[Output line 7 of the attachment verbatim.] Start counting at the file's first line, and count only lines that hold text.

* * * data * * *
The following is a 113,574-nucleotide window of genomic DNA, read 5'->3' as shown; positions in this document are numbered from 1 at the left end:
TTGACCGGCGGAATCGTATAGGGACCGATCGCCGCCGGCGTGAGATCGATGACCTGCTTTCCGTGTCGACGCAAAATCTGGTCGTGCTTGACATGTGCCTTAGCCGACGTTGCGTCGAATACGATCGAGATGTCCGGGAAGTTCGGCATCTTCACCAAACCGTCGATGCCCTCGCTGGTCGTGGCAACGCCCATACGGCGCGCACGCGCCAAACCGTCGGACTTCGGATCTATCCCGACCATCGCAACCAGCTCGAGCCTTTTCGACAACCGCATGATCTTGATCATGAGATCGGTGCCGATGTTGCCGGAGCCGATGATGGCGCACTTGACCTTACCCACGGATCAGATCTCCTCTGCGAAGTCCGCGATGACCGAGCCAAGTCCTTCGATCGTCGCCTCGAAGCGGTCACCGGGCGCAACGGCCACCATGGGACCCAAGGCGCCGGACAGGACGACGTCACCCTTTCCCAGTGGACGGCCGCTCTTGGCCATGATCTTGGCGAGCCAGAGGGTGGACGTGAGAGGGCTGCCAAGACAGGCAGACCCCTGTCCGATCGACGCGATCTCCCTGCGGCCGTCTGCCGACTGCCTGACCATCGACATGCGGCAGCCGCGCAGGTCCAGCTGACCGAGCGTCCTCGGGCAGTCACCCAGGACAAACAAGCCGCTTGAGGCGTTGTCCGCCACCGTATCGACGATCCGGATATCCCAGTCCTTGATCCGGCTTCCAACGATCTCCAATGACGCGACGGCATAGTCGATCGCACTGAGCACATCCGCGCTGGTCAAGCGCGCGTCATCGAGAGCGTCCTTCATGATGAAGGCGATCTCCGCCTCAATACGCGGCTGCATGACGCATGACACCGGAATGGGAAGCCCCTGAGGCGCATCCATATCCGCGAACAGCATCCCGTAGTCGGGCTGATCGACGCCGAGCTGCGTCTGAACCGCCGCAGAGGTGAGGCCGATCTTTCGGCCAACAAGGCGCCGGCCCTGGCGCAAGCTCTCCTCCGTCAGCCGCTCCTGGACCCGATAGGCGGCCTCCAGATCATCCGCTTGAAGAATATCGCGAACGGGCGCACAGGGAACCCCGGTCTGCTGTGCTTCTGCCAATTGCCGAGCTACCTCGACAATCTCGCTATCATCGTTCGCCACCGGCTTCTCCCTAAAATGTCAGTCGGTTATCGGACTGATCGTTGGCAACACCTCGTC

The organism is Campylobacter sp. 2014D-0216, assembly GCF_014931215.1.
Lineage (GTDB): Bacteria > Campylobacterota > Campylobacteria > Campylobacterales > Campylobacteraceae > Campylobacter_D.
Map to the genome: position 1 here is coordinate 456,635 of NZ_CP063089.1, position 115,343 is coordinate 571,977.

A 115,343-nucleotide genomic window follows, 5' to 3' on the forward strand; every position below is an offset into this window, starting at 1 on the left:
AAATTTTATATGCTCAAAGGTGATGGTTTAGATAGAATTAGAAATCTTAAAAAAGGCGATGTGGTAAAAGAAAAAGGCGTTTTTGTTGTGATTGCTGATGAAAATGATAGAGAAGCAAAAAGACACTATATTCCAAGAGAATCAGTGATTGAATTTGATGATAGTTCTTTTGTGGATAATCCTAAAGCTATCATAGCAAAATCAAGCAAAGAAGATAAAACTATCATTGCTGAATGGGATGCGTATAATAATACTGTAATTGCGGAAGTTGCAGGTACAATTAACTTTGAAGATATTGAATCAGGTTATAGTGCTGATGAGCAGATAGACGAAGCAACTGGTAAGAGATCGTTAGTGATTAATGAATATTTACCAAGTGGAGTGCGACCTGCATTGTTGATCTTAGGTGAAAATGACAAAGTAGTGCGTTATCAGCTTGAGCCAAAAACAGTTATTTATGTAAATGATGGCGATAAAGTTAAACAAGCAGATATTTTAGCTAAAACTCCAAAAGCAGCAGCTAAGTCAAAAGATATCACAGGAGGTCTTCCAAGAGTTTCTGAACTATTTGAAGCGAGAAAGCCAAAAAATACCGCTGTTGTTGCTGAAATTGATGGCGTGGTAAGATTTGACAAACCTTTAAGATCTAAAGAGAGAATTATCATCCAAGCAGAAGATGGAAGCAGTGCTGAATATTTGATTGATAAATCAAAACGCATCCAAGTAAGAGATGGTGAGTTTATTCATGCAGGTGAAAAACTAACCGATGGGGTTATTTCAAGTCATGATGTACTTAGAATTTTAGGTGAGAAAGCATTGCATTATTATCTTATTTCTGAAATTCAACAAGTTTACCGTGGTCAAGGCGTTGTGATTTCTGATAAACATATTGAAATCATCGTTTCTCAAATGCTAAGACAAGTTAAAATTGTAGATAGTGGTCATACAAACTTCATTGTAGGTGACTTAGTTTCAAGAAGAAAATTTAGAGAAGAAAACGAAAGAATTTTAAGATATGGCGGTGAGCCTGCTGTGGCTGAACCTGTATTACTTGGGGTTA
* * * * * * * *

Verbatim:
AAATTTTATATGCTCAAAGGTGATGGTTTAGATAGAATTAGAAATCTTAAAAAAGGCGATGTGGTAAAAGAAAAAGGCGTTTTTGTTGTGATTGCTGATGAAAATGATAGAGAAGCAAAAAGACACTATATTCCAAGAGAATCAGTGATTGAATTTGATGATAGTTCTTTTGTGGATAATCCTAAAGCTATCATAGCAAAATCAAGCAAAGAAGATAAAACTATCATTGCTGAATGGGATGCGTATAATAATACTGTAATTGCGGAAGTTGCAGGTACAATTAACTTTGAAGATATTGAATCAGGTTATAGTGCTGATGAGCAGATAGACGAAGCAACTGGTAAGAGATCGTTAGTGATTAATGAATATTTACCAAGTGGAGTGCGACCTGCATTGTTGATCTTAGGTGAAAATGACAAAGTAGTGCGTTATCAGCTTGAGCCAAAAACAGTTATTTATGTAAATGATGGCGATAAAGTTAAACAAGCAGATATTTTAGCTAAAACTCCAAAAGCAGCAGCTAAGTCAAAAGATATCACAGGAGGTCTTCCAAGAGTTTCTGAACTATTTGAAGCGAGAAAGCCAAAAAATACCGCTGTTGTTGCTGAAATTGATGGCGTGGTAAGATTTGACAAACCTTTAAGATCTAAAGAGAGAATTATCATCCAAGCAGAAGATGGAAGCAGTGCTGAATATTTGATTGATAAATCAAAACGCATCCAAGTAAGAGATGGTGAGTTTATTCATGCAGGTGAAAAACTAACCGATGGGGTTATTTCAAGTCATGATGTACTTAGAATTTTAGGTGAGAAAGCATTGCATTATTATCTTATTTCTGAAATTCAACAAGTTTACCGTGGTCAAGGCGTTGTGATTTCTGATAAACATATTGAAATCATCGTTTCTCAAATGCTAAGACAAGTTAAAATTGTAGATAGTGGTCATACAAACTTCATTGTAGGTGACTTAGTTTCAAGAAGAAAATTTAGAGAAGAAAACGAAAGAATTTTAAGATATGGCGGTGAGCCTGCTGTGGCTGAACCTGTATTACTTGGGGTTA